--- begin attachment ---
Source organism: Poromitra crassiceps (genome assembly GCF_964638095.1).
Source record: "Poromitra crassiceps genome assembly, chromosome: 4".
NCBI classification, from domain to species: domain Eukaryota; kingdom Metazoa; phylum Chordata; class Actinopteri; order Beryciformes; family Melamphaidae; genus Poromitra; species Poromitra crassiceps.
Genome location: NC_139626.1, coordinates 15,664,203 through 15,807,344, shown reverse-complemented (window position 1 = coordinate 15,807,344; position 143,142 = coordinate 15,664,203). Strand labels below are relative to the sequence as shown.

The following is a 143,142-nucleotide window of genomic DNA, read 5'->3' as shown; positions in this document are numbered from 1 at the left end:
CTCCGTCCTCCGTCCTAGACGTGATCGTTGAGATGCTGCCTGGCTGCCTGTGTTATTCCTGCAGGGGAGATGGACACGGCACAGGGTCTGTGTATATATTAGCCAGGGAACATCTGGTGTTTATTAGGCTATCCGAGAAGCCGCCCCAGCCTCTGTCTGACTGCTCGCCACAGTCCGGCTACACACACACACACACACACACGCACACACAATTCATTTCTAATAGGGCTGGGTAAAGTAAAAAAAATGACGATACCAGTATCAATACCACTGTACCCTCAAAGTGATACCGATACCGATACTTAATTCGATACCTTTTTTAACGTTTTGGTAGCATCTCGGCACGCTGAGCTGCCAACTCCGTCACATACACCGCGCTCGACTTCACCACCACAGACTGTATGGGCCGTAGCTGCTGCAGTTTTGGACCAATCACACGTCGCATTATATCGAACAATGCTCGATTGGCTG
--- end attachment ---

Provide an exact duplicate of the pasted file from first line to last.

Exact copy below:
Source organism: Poromitra crassiceps (genome assembly GCF_964638095.1).
Source record: "Poromitra crassiceps genome assembly, chromosome: 4".
NCBI classification, from domain to species: domain Eukaryota; kingdom Metazoa; phylum Chordata; class Actinopteri; order Beryciformes; family Melamphaidae; genus Poromitra; species Poromitra crassiceps.
Genome location: NC_139626.1, coordinates 15,664,203 through 15,807,344, shown reverse-complemented (window position 1 = coordinate 15,807,344; position 143,142 = coordinate 15,664,203). Strand labels below are relative to the sequence as shown.

The following is a 143,142-nucleotide window of genomic DNA, read 5'->3' as shown; positions in this document are numbered from 1 at the left end:
CTCCGTCCTCCGTCCTAGACGTGATCGTTGAGATGCTGCCTGGCTGCCTGTGTTATTCCTGCAGGGGAGATGGACACGGCACAGGGTCTGTGTATATATTAGCCAGGGAACATCTGGTGTTTATTAGGCTATCCGAGAAGCCGCCCCAGCCTCTGTCTGACTGCTCGCCACAGTCCGGCTACACACACACACACACACACACGCACACACAATTCATTTCTAATAGGGCTGGGTAAAGTAAAAAAAATGACGATACCAGTATCAATACCACTGTACCCTCAAAGTGATACCGATACCGATACTTAATTCGATACCTTTTTTAACGTTTTGGTAGCATCTCGGCACGCTGAGCTGCCAACTCCGTCACATACACCGCGCTCGACTTCACCACCACAGACTGTATGGGCCGTAGCTGCTGCAGTTTTGGACCAATCACACGTCGCATTATATCGAACAATGCTCGATTGGCTG